In Obama’s last few weeks of office, he pushed through several acts in what seemed to be a last ditch attempt to secure his legacy before Trump got into office. He protected funding for Planned Parenthood clinics, promised to allocate 500m in funding the UN Climate Change initiative and commuted the sentences of over 500 people. It seemed like a natural, if rushed, move, one that would ensure his legacy is stronger than ever,allow him to leave office in the good graces of the public and would put roadblocks in place for Trump’s policies when he took the White House.
However, for some, it was too little too late. They were seen as the type of actions that should have been done by Obama throughout his 8 years in office, not as last minute attempts to boost his exit approval ratings. Polls conducted by CNN, NBC and Gallup put Obama at a 53 – 60% approval rating leaving office, the highest it’s been since he first entered in 2009 and significantly higher than his predecessor George Bush’s 34% exit rate that same year. There’s no doubt that Obama was a popular president, but how well did he fare on completing his campaign promises? Were these last few weeks an attempt to disguise a Presidency of inaction or were they the cherry on top of a successful 8 years for Obama and the nation as a whole?
There’s no doubt that there were elements of his campaign platform that Obama did fail on. The Washington Post recently published an analysis of what promises were kept by the Obama administration and found that 17 promises were broken and 23 were kept or introduced at a compromise. The major areas Obama failed on were his attempts to create a path to citizenship for illegal immigrants, closing Guantanamo Bay, closing special interest loopholes and ending the war in Afghanistan in 2014.
On paper these can be written down as failures of the Obama administration but as White House Press Secretary Josh Earnest put it to The New York Times, it was not ‘for a lack trying’ on the part of Obama and the Democrats. In a recent piece for The New Yorker, editor David Remnick described Obama as a man who insists on ‘a faith in institutions’. This is a faith that was challenged heavily throughout his presidency when he was rebuffed again and again by a Republican majority congress, particularly in 2013, when the United States federal government shutdown for 16 days over failures to reach a decision regarding the funding of the Affordable Care Act. From the Obamacare to his attempts at reforming the path to citizenship and nominating a Supreme Court Justice, Obama faced incredible opposition, particularly over his last four years.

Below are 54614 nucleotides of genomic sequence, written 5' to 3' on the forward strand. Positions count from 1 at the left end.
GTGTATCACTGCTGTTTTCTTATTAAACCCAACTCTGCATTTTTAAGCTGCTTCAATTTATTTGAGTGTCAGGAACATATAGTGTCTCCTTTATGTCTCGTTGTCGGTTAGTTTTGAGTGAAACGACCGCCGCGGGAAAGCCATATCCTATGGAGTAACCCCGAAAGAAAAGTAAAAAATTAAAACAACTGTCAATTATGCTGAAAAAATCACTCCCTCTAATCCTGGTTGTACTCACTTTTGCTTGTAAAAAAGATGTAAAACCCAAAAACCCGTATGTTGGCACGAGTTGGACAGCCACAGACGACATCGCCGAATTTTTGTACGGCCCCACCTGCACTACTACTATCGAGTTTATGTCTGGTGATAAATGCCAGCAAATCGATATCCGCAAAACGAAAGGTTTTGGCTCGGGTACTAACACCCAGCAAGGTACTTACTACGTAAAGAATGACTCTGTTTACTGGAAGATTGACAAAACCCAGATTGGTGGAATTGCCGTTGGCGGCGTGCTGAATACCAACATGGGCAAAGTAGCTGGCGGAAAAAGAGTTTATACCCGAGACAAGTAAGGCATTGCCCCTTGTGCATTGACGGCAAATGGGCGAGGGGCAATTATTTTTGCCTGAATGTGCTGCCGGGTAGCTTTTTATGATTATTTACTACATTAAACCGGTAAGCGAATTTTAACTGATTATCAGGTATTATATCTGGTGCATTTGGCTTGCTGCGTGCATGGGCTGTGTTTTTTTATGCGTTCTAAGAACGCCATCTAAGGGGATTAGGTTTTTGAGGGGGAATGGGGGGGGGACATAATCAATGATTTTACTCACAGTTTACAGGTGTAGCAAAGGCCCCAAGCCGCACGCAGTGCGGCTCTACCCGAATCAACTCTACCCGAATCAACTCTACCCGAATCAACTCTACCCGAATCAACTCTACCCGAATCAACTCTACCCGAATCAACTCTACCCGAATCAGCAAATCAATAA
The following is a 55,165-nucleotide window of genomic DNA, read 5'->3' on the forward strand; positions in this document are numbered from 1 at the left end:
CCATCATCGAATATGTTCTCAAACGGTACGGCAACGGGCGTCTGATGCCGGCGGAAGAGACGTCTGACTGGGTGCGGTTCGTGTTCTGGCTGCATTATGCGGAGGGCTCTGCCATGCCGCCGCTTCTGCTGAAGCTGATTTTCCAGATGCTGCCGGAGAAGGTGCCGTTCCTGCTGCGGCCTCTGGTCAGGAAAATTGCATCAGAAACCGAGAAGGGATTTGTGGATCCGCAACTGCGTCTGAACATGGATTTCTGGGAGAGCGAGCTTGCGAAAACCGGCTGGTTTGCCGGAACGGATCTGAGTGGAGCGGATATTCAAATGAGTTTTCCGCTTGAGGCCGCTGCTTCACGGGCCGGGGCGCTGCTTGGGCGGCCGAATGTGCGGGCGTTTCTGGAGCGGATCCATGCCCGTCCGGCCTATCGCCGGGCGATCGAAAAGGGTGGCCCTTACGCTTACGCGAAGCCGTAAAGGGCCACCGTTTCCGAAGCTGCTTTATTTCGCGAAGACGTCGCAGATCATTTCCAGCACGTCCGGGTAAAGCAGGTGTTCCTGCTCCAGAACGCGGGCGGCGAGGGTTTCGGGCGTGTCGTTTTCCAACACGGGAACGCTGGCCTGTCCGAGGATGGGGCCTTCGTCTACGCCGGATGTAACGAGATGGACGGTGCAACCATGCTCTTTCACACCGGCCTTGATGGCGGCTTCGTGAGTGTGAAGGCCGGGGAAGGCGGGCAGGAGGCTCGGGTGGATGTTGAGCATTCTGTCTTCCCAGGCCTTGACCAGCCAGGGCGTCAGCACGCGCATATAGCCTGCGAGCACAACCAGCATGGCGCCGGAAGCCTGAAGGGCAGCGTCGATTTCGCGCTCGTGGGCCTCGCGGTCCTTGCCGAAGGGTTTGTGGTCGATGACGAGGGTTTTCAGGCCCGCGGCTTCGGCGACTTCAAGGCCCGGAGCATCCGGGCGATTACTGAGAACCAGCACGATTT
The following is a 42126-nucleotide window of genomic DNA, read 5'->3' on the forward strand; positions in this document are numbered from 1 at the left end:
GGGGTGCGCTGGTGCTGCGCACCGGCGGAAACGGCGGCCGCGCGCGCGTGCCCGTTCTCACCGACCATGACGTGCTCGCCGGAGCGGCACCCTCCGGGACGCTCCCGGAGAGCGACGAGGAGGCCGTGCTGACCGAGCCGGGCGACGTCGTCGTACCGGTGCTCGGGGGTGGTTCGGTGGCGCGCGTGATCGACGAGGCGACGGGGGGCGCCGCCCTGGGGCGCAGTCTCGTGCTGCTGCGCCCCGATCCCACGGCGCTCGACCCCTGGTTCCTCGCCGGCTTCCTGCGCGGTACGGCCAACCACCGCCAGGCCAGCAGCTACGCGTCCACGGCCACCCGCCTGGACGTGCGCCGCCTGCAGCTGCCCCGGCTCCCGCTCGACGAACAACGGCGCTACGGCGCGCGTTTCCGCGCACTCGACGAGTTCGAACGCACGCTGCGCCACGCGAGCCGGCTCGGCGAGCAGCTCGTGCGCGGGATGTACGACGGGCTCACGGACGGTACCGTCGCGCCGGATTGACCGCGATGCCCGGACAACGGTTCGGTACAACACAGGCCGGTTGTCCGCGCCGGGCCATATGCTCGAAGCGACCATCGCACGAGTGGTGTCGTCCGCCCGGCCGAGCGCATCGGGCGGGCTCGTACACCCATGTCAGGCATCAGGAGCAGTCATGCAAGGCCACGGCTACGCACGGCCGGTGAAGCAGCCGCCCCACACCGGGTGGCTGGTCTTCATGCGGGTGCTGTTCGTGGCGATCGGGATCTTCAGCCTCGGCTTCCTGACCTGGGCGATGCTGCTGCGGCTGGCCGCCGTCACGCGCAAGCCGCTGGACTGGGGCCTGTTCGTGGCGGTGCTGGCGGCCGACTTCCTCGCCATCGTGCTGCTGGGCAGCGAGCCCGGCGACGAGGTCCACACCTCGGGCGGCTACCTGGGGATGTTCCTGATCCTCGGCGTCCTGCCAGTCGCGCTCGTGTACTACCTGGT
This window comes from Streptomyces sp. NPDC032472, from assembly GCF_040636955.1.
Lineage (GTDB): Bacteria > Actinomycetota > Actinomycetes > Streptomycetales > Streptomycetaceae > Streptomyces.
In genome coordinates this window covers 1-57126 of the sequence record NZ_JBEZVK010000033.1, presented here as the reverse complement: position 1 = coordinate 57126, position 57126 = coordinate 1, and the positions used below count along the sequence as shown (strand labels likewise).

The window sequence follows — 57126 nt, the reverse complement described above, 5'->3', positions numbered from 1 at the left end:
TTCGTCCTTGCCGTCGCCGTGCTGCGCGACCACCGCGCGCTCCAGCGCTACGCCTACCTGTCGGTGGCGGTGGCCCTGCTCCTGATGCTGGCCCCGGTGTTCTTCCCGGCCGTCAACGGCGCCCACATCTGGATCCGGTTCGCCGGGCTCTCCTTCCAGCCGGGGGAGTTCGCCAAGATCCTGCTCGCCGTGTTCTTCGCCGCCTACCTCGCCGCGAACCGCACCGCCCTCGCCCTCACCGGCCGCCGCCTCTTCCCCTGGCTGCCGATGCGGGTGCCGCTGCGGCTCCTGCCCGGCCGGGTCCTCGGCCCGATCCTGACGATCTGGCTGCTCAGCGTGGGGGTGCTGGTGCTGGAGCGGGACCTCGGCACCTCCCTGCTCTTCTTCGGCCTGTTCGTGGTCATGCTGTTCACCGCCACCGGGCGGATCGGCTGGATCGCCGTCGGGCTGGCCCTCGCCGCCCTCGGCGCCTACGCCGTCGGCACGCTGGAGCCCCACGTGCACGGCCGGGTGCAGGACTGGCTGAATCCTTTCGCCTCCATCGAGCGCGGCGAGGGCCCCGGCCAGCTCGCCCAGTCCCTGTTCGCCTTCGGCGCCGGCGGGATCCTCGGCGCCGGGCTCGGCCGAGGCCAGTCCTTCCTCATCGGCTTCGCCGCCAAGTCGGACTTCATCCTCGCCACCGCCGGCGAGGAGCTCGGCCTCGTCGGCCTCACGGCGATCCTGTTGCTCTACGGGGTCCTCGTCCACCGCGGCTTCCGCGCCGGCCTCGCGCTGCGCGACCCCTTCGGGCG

It’s important to note that Obama did achieve a lot for the U.S. Economically, he helped stabilise, and eventually improve, the economy after one of the worst global recessions in history, cut the GDP deficit down to 3.2% and passed Wall Street Reform in 2010 to ensure tighter regulations on the financial industry. During his tenure in office, Obama pardoned or commuted 1715 people, more than the last three Presidents did combined. He eventually passed Obamacare and introduced affordable health care to millions of Americans. In terms of climate change, he entered a global Climate Agreement to reduce carbon emissions. He also repealed the “Don’t Ask, Don’t Tell” policy in the military and supported the introduction of same-sex marriage legislation.
His military achievements are more complex in nature. He stuck to America’s policy of prioritising oil and resources in the Middle East and did not reduce the budget or overall influence of Central Command around the Persian Gulf. Although it’s doubtful that any President will attempt to do this in the near future when America has stuck to this bipartisan policy since the 80s. He did end the Iraq war and while he failed to end the war in Afghanistan, he did drastically reduce the number of troops there. He also oversaw the killing of Osama Bin Laden, which more than anything else, was a morale boost for the American people. While he did not close Guantanamo Bay, the number of detainees were reduced from 242 when he entered office to 41. America is still far too much of a military powerhouse, but at least under Obama, it became one that was less physically imposing on the global landscape.
It’s normal that Obama would want to leave a legacy. A man who was the first black President leaves an inherent legacy behind regardless of how successful he was, but a truly memorable leader will have accomplished innovative things that benefited the people. Obama will be remembered as an eloquent, scandal free, family first leader who knew what to say when America needed him most. He did achieve a lot throughout his tenure, definitely not as much as was hoped, but enough to ensure a positive legacy. With Trump in office, Obama’s legacy is at risk of being unravelled over the next four years, but for now, he can be confident that he did a good enough job to secure some landmark achievements and be remembered fondly. And in the grand scheme of Republicans versus Democrats, when incoming Presidents will always work to undo what the opposing party has done, that’s all he can really hope for.
-By Deirdre Leonard
Image from CBC